Marcy Wheeler (of the inestimable blog Emptywheel) had breast cancer a few years ago.
[She received] 6 rounds of chemo plus Neulasta, surgery, radiation, then five years of Tamoxifen--the standard of care in Europe would have been just the Tamoxifen. Or, by my rough calculations, well over $72,000 more in costs [for the US Treatment]. And, at least according to the limited studies they've done on women with breast cancer at my age, the outcomes are exactly the same.
Read about it here.
Why more cost, more pain (radiation, surgery, chemo--hardly a walk in even the darkest, most dangerous park), with no measuable increase in outcome in the US? Because doctors make more money if they push any given patient's insurance coverage to the limit. Capitalism at work.
The New Yorker, here, explains the perils of medical capitalism in an article that details how two areas in the US have close to identical medical outcomes, but one area's prices (evil region A, also called McAllen, TX) are twice (TWICE) that of the other good region B ( that slacker region served by the Mayo Clinic.) Why? Because in good region B, doctors are on salary, while in evil region A, doctors get paid by procedure. The doctors behave rationally and make more money for themselves, hurting their patients (because of the extra expense, pain, and risk of overdiagnosis) and the rest of us (as health care premiums go up all around). As a personal favor, read the article. Thanks.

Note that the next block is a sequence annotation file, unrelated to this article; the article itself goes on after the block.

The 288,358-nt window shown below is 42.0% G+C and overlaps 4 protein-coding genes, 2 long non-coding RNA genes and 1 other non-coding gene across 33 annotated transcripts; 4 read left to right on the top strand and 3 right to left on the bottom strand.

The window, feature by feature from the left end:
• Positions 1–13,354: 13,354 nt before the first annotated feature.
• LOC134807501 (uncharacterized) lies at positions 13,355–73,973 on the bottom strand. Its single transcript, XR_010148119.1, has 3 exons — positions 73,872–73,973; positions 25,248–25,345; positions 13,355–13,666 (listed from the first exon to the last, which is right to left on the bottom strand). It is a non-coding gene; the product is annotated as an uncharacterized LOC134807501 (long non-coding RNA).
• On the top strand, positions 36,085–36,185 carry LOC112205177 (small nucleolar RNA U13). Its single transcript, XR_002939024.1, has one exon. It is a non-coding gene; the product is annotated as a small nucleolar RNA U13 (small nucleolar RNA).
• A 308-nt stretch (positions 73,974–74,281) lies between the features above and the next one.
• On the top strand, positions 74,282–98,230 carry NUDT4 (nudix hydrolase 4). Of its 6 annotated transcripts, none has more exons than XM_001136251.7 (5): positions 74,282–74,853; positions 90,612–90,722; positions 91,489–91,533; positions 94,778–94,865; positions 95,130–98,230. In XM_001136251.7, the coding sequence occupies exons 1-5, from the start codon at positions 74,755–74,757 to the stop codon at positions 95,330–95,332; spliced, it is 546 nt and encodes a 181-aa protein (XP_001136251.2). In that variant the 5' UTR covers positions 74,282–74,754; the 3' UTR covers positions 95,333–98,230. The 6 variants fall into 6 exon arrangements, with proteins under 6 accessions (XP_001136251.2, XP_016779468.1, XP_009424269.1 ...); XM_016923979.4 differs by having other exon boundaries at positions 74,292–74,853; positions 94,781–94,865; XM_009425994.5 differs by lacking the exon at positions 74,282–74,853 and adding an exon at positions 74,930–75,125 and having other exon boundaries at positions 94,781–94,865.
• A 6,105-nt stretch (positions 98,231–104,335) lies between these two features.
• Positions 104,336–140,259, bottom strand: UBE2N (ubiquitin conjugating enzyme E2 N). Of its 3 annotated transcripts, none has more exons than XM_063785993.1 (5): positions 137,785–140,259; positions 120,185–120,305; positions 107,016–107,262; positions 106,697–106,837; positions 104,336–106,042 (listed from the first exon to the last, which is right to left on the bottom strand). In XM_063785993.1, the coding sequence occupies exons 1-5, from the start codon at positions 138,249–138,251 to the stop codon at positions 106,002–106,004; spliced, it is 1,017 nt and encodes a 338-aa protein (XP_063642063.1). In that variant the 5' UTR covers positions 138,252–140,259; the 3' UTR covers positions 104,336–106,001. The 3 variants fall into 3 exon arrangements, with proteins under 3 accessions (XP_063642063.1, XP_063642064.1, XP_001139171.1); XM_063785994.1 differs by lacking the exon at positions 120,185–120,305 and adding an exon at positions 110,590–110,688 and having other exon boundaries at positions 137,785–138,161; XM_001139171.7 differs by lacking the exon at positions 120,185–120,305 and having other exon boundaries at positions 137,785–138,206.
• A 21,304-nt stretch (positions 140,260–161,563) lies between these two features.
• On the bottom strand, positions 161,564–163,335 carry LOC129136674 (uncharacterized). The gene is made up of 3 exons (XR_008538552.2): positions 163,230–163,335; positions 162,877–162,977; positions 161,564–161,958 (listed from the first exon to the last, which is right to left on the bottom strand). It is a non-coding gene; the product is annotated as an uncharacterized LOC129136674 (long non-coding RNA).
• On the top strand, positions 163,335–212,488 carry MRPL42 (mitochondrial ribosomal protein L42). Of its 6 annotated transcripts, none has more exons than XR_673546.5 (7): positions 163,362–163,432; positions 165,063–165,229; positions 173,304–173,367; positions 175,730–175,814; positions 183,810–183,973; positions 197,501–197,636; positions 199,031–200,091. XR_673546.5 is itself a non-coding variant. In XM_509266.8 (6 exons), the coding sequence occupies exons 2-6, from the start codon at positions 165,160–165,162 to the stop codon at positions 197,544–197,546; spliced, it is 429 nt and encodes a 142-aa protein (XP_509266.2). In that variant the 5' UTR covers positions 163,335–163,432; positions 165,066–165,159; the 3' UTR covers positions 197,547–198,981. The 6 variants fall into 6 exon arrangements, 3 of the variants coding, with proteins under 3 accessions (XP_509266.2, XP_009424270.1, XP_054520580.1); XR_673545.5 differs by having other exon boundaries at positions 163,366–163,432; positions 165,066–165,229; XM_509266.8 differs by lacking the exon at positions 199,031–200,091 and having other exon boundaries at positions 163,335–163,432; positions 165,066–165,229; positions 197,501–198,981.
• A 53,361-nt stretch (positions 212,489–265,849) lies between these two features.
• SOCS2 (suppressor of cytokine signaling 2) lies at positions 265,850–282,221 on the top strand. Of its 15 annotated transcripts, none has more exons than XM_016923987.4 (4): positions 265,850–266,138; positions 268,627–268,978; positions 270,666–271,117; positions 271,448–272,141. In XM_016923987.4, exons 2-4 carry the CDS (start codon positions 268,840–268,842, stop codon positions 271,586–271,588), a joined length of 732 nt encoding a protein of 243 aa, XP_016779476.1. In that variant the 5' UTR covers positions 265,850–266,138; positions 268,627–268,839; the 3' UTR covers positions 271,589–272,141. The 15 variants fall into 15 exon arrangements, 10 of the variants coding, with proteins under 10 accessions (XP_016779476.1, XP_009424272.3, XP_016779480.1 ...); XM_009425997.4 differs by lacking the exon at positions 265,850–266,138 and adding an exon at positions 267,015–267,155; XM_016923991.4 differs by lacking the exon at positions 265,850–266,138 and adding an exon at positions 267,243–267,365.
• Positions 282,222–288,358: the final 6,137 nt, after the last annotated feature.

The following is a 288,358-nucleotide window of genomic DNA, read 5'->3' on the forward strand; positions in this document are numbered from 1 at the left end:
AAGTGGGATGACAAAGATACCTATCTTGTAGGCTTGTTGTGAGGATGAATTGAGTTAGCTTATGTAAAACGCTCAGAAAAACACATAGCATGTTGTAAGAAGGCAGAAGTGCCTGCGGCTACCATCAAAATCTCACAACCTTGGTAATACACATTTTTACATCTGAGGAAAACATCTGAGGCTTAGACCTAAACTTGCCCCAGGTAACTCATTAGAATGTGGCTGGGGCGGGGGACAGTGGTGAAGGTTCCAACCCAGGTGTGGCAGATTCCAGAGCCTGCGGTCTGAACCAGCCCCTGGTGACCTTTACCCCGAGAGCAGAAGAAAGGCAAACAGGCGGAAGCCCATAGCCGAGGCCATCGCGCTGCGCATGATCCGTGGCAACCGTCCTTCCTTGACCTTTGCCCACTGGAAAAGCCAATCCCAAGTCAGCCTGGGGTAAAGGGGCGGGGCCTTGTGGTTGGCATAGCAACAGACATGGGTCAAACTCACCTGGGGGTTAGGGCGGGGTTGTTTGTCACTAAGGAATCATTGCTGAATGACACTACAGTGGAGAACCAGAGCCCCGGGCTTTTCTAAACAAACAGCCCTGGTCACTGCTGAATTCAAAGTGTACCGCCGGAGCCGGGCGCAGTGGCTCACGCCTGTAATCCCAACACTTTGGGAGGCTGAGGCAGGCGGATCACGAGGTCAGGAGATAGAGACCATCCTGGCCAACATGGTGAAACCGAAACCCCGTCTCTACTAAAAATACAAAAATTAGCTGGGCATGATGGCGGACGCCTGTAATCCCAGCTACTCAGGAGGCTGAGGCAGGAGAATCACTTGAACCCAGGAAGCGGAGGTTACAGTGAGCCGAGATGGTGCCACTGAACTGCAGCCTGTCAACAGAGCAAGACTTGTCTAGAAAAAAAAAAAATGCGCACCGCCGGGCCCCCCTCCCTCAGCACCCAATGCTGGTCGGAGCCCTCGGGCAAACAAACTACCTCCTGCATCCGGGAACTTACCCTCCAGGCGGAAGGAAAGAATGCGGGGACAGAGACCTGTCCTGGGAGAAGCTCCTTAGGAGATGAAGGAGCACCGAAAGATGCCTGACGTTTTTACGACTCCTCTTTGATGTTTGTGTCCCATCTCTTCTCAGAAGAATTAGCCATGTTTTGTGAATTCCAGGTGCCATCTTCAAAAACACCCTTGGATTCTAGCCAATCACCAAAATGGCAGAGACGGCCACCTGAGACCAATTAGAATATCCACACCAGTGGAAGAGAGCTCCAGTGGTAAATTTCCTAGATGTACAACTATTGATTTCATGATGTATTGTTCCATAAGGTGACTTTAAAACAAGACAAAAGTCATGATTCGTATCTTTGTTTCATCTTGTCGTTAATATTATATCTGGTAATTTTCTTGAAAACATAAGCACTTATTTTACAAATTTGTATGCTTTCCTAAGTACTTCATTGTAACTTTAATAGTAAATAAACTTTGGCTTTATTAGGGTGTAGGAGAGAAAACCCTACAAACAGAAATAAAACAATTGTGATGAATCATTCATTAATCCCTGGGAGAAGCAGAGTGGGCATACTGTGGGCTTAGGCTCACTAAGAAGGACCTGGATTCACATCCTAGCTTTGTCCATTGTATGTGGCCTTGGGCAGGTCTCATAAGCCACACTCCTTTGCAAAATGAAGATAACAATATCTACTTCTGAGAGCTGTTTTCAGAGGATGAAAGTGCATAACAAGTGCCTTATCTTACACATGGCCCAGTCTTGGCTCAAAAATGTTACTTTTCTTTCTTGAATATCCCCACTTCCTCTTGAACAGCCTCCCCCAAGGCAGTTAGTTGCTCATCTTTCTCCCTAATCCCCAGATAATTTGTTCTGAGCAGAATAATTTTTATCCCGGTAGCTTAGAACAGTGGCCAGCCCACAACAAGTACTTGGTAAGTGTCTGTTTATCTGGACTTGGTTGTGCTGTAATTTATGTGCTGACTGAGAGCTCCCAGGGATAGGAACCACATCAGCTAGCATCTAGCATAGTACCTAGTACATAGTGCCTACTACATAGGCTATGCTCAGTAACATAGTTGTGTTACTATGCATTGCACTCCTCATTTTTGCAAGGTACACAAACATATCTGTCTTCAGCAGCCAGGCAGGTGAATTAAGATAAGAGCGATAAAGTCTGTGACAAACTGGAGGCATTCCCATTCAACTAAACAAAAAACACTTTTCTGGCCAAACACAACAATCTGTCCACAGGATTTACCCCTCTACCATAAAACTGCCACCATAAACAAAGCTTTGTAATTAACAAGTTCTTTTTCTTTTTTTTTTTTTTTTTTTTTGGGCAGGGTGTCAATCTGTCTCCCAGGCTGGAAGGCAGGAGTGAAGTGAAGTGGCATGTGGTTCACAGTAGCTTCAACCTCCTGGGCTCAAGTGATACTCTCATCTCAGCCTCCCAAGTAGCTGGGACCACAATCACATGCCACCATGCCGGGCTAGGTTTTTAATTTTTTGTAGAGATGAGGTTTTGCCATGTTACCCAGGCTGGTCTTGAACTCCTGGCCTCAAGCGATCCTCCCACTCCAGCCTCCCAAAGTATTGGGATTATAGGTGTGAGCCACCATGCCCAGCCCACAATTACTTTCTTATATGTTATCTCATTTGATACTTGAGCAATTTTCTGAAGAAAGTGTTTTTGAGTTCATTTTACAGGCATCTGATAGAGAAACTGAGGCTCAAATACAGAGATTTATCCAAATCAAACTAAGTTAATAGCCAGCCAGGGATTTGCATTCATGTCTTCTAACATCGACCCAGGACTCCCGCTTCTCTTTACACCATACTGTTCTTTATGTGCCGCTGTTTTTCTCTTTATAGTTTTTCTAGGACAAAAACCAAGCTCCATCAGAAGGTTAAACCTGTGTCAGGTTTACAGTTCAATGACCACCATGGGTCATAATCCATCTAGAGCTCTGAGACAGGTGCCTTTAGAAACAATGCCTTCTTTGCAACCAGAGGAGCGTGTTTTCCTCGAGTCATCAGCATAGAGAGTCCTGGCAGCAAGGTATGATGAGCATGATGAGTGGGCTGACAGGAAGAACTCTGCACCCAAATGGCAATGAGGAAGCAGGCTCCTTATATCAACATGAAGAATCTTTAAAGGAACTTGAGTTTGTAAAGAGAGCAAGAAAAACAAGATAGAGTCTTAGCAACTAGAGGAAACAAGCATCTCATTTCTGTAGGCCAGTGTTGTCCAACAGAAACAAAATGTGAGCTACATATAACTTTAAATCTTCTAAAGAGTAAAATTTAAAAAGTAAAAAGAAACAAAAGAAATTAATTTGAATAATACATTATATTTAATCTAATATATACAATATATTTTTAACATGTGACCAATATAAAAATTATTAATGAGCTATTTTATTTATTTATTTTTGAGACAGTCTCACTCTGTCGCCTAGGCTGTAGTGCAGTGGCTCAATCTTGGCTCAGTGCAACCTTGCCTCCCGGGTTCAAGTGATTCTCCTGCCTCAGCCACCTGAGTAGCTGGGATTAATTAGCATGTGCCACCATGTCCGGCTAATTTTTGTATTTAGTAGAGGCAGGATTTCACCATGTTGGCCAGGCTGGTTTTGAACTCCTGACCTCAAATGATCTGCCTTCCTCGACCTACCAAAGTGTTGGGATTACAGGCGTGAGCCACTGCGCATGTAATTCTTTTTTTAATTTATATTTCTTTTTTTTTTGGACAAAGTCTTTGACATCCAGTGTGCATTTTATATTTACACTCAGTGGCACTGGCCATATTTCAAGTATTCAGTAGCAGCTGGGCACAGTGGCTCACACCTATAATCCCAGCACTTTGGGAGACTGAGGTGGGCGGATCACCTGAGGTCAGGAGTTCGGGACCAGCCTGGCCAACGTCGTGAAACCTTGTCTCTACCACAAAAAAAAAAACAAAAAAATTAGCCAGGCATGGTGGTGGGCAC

I said "perils." Overtreatment is not good for anyone, except those picking up the paychecks. Why should someone, say Marcy Wheeler, be made substantially sicker (unnecessary radiation and chemo [I remember my aunt undergoing it. Horrible]), just so some guy who went to med school should have a better summer house?
On the subject of perils, I heard some congressmen getting all spittle-flecked discussing the horrors of the British system (not on the table here in the US, and so beside the point) because they didn't provide free mammograms until 50 for women.
I realise this is counterintuitive, but often too many madical tests lead to worse, rather than better outcomes. Why? Because overtesting leads to overdiagnosis, which in turn leads to unnecessary procedures, surgical and otherwise, all of which have a health cost. For way more than you want to know about breast cancer overdiagnosis, I suggest one of my favorite blogs, written by an oncologist, respectful insolence, here.
So, the senator was full of it. Cancer outcomes are a tiny bit worse if woman waits until 50 for her first mammogram, but if she has one one earlier, the health costs, such as unnecessary surgery associated with false positives more than balance out the danger. Not to mention the totally unnecessary expense.
Take home point? With health care more is not always better. More may very well be worse. And more expensive.